The 1950s are seen with rose-tinted spectacles!

WHATEVER arguments are made regarding comparison of behaviour in the 1950s and today, which I concede is difficult to judge, there has at least been no significant change in involvement in anti-social behaviour either by girls or boys, since the Offending, Crime and Justice Survey, was first conducted in 2003.

There has also been a recorded reduction in the use of drink and drugs by under 16s, which I referred to in my previous letter and which augers well for the future. It is most unfortunate that the rioting which has occurred mainly in London, may be taken as an example that there has been a significant rise in criminality by mainly young people. However I remain of the opinion that otherwise, there has been no significant deterioration since the 1950s, which Tony Jenkins, (letters August 8) considers to be the best decade of the century.

I was also a teenager in the 1950s, and have some lovely memories of the period, but do not consider that it was the best period in my 71 years so far. Tony Jenkins asserts that he is not looking through rose coloured spectacles, but that is surely what he is doing. The example given of Royal Air Force conscripts somehow benefiting from six weeks ‘square bashing’ is erroneous in my opinion. I served in the RAF for 25 years, the first 5 years of which were during the final years of conscription. I have also had a book published about my experiences which relates my experience of serving with National Servicemen.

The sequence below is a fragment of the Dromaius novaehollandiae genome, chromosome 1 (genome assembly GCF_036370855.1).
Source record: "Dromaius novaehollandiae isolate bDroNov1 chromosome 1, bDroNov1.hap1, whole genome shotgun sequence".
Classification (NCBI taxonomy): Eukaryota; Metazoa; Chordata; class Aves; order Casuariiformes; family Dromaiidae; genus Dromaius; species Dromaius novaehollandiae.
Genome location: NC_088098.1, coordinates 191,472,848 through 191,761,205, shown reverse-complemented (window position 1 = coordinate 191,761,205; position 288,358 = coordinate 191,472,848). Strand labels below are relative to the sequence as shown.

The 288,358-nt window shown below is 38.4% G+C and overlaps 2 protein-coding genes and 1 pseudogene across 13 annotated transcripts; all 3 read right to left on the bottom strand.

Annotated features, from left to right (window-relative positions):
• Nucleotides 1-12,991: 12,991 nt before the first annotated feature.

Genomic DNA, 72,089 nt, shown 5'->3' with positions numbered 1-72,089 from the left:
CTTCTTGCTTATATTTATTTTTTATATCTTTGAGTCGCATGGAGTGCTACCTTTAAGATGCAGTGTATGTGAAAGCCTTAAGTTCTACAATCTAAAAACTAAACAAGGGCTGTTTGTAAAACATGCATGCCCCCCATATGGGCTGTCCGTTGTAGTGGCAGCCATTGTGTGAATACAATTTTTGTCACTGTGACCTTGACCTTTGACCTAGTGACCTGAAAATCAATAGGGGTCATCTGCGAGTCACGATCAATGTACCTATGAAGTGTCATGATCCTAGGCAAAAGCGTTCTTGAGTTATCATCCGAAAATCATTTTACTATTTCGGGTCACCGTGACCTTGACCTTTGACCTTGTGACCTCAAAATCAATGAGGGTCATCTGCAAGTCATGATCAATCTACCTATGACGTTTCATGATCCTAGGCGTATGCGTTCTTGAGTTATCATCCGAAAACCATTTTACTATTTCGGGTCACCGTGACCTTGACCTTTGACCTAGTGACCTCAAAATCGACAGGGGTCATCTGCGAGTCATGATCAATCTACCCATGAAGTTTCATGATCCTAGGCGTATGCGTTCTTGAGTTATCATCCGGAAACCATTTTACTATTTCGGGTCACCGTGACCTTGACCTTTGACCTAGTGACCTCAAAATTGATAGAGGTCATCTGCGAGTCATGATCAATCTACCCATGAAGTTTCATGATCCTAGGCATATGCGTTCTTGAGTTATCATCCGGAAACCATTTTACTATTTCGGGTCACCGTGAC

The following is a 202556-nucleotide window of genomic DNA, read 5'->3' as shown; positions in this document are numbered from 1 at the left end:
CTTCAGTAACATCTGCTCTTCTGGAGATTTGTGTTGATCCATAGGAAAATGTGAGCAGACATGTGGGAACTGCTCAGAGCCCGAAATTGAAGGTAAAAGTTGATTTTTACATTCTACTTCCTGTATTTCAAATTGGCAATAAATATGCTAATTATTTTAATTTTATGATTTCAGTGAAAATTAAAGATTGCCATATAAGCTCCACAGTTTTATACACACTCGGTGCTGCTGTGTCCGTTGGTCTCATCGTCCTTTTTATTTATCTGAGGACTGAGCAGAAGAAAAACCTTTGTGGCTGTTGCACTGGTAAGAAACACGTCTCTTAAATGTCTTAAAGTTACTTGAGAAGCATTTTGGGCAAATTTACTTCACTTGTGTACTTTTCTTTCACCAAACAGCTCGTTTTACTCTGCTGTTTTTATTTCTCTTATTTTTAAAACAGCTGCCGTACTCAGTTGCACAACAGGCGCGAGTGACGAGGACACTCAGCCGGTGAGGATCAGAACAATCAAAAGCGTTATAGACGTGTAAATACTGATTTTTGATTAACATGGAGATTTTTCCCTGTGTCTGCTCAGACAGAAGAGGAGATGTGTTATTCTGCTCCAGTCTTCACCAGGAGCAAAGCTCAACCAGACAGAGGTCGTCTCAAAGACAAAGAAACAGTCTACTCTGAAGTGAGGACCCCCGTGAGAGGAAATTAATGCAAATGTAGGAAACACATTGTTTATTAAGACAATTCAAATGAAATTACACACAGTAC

At the time, RAF conscripts consisted of many airmen who had gained a deferment in order to complete a degree course or an apprenticeship. When they joined the ranks, they were mature individuals in their early 20s.

Other younger conscripts were airmen specially selected for technical trades. Overall behaviour was therefore a reflection of the maturity of the majority and was not greatly affected by six weeks of marching up and down, and all the so called ‘bull’ of the era. However anyone who lived in a garrison towns such as Aldershot and Catterick would have gained a much less favourable impression of National Servicemen. The residents of garrison towns in West Germany were particularly affected by the behaviour of soldiers who made the most of the long opening hours of bars that they were unaccustomed to in the United Kingdom. A lesson from history which is of relevance to the present day in respect of all day drinking.

As for those halcyon days of clean telephone boxes etc; for most of the decade, and an even longer period than the Second World War, the United Kingdom was involved in seven different conflicts; Malaya, Kenya, Canal Zone, Cyprus, Aden, Radfan and Suez. There was also the so called Cold War.

Life expectancy had only just risen to 68 years. Most people worked to the age of 65, many in much harsher conditions than today, and did not have many golden years left to enjoy some leisure.

Many children were weak from diseases and malnourished (food rationing remained until 1954), and had to spend time at convalescent camps. I recall visiting a school friend at a large camp at Grassington.

I would like to conclude with two favourable examples of the youth of today. Firstly they continue to provide a total volunteer defence force, and there is no need for conscription. Most are much more socially aware, and for example many spend some time helping others directly and indirectly by taking part in fund raising events.“

Mick Thompson

Byward Drive